To repeat, a self-realized soul is not necessarily disconnected from sensory perception of the external world; but a self-realized soul is disconnected from any mis-identification with matter, as much as the driver of a car is fully conscious of the movements of his vehicle but doesn’t identify himself to be the car. As one’s real-ego or awareness of one’s eternal identity awakens, one becomes transcendental to the pains and pleasures and changes of the body although fully connected to the body, seeing it as a mere instrument.

Here is one final thought on this topic.

Real ego is the consciousness that one is the eternal servant of the Lord, while false-ego is characterized by the mentality of being the doer and mover of material energy (Bg 3.27). Very often, beginners in spiritual life, trying to overcome false ego and the doer-ship mentality, mistakenly suppose that abandonment of false ego means giving up action or taking initiative. Karma-tyaga is their objective, not just karma- phala tyaga. They think that surrendering or acting as an instrument of God, moreover, is akin to becoming something like a mindless programmed robot. This is not correct. Rather, giving up false ego is to give up whimsical actions and the mentality that one can achieve something independent of Krishna, replacing this false-ego with the consciousness that one’s actions are to be placed subordinate to and suject to God’s will.

I hope this sheds some light on this topic.

Q301. If there is something that is haunting one’s mind everyday in one’s thought pattern and there is nothing one can do about it, and it gives lot of irritation, anger and suspicion, what should one do? Since the specific details are not clear, I will attempt to give only a very general answer.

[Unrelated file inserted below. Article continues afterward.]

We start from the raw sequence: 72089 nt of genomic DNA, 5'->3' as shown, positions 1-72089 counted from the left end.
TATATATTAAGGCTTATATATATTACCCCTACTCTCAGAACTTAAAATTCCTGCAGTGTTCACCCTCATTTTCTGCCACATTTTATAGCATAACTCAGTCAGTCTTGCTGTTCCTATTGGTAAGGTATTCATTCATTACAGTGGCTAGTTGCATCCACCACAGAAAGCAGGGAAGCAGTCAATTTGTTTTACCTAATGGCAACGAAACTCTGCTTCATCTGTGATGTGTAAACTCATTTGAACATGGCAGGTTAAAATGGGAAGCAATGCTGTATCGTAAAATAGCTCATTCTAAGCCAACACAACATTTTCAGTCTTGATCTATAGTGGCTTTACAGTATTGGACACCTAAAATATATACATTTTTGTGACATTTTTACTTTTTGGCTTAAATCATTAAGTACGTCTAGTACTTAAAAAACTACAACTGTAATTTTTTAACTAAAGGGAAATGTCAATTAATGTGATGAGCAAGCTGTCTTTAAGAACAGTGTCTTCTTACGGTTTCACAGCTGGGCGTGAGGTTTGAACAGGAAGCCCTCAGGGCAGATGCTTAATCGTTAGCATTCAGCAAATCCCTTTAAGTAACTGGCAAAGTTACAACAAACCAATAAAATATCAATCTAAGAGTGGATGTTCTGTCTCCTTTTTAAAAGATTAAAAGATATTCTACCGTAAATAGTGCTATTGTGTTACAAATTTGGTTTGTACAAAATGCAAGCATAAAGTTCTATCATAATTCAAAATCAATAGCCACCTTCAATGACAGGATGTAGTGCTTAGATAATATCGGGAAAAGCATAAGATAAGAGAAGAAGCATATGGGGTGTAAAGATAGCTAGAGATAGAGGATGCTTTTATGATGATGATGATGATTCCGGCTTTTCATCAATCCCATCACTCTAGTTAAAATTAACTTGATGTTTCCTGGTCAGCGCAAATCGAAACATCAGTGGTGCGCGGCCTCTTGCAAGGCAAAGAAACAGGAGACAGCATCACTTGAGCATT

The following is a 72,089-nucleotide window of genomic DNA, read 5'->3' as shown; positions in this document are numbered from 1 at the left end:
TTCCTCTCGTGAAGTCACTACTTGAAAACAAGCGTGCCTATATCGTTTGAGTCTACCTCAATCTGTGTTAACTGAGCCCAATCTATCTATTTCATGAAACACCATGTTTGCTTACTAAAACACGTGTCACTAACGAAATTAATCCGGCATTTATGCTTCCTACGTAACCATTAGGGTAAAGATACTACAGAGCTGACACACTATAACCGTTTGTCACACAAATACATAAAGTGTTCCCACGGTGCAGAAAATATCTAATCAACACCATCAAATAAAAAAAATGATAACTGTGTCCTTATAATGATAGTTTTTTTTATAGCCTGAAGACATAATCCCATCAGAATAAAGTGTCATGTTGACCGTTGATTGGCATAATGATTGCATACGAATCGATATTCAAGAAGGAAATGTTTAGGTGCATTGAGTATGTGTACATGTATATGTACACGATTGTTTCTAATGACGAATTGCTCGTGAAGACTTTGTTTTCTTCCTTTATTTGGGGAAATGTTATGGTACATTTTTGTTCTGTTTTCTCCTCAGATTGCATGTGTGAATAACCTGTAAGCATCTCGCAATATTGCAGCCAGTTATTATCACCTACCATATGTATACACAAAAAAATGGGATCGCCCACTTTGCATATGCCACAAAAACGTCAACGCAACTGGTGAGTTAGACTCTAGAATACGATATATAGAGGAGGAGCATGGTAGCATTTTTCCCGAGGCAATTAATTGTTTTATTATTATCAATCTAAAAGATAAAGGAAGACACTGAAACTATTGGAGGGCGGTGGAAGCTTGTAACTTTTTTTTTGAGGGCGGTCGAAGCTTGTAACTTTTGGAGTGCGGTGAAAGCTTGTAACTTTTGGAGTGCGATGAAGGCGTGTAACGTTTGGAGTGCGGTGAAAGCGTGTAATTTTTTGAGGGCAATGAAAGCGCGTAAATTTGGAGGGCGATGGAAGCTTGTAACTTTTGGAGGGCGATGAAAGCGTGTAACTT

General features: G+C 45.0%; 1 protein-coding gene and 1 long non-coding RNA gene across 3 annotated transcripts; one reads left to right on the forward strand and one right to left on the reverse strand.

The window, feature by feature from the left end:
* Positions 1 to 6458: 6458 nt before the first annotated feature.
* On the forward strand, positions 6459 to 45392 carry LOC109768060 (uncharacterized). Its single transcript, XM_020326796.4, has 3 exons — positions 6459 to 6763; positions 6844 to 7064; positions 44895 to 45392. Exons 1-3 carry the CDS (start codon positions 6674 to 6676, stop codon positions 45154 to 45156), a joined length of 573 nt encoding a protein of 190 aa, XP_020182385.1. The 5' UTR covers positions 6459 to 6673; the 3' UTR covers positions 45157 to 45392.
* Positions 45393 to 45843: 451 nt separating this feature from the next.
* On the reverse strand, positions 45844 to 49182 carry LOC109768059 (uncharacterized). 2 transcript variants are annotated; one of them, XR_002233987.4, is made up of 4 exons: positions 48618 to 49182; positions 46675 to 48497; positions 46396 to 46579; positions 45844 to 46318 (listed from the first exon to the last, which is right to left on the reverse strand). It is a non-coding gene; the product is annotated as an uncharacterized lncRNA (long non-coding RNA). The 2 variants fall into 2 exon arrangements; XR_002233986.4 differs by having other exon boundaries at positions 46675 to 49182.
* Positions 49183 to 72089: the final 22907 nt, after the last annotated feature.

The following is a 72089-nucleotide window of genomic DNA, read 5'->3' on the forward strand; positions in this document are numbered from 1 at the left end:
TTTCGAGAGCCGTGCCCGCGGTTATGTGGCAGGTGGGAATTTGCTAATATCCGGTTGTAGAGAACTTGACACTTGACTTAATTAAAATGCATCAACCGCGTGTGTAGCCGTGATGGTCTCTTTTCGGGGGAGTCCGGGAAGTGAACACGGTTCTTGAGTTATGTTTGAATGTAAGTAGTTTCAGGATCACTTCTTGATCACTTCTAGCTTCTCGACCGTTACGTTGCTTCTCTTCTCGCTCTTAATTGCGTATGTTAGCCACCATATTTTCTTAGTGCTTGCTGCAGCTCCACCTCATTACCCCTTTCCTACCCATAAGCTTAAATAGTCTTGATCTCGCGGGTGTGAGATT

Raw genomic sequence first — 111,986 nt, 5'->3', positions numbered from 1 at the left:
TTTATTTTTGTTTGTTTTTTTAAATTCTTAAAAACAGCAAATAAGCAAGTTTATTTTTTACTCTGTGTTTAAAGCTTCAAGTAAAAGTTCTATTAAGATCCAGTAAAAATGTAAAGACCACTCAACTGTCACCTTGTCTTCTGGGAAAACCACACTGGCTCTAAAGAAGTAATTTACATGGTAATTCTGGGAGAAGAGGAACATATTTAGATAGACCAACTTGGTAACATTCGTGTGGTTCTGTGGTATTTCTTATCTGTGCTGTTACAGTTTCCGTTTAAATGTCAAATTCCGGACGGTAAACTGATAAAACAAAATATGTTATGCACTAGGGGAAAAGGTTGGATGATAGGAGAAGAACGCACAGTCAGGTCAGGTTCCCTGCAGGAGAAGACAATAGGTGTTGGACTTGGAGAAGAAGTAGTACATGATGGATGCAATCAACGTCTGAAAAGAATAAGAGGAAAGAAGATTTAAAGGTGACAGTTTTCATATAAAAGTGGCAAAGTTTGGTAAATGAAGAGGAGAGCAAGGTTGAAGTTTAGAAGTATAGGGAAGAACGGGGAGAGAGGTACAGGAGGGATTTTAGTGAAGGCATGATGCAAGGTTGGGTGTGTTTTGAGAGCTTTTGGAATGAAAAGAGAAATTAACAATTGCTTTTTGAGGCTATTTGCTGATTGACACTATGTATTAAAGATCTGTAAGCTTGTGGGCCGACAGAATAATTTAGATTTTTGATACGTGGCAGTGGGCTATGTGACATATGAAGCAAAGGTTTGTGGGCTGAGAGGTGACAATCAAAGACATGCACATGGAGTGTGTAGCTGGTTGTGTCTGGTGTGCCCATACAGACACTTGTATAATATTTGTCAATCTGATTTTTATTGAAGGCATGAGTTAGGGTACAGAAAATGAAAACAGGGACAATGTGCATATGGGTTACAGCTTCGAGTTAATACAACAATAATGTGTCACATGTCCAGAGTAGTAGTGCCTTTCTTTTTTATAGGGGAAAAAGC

The mind is a repository of lifetimes of thoughts, impression, attachments and aversions. It is also greatly and very subtly affected by our immediate circumstances and surroundings. The food we eat, the company we keep, our daily activities, the sounds and sights we are exposed to, etc., have a great bearing upon our mental state; for example, by eating food cooked by someone who is irritated, we can become affected with a similar mental state for apparently no reason!

In this Iron Age, these above mentioned aspects of our life are all contaminated and naturally people in general are always disturbed. Or even if there are no immediate causes for disturbance, impressions stored from the past can rise to one’s conscious awareness, like a bubble rising from the bottom to the surface of a clear lake. In either case, these disturbances are by and large taken care of by molding our lives so as to minimize the disturbing impressions. In Bhagavad-Gita (6.17) it is described how by leading a regulated life, and adopting spiritual practices, one can mitigate almost all material pains, including those disturbances arising from the body and mind. Even further, by spiritualizing our activities - for example, by eating spiritual food cooked and offered to the Lord with devotion, by associating with saintly persons, by carefully following the regulative principles of spiritual life - we can inoculate ourselves from most disturbances from within or without.

Most effective of all is hearing / reading transcendental literatures about Krishna, and chanting His holy names. These spiritual vibrations not only cleanse the mind of all contamination but are so attractive and powerful that they can capture even the most disturbed mind from its preoccupations.

There may be some other practical measures you may have to take, but reposing the mind in taking shelter of spiritual energy as said above gives the basis and support for all other secondary measures, and it is the only ultimate solution to all difficulties.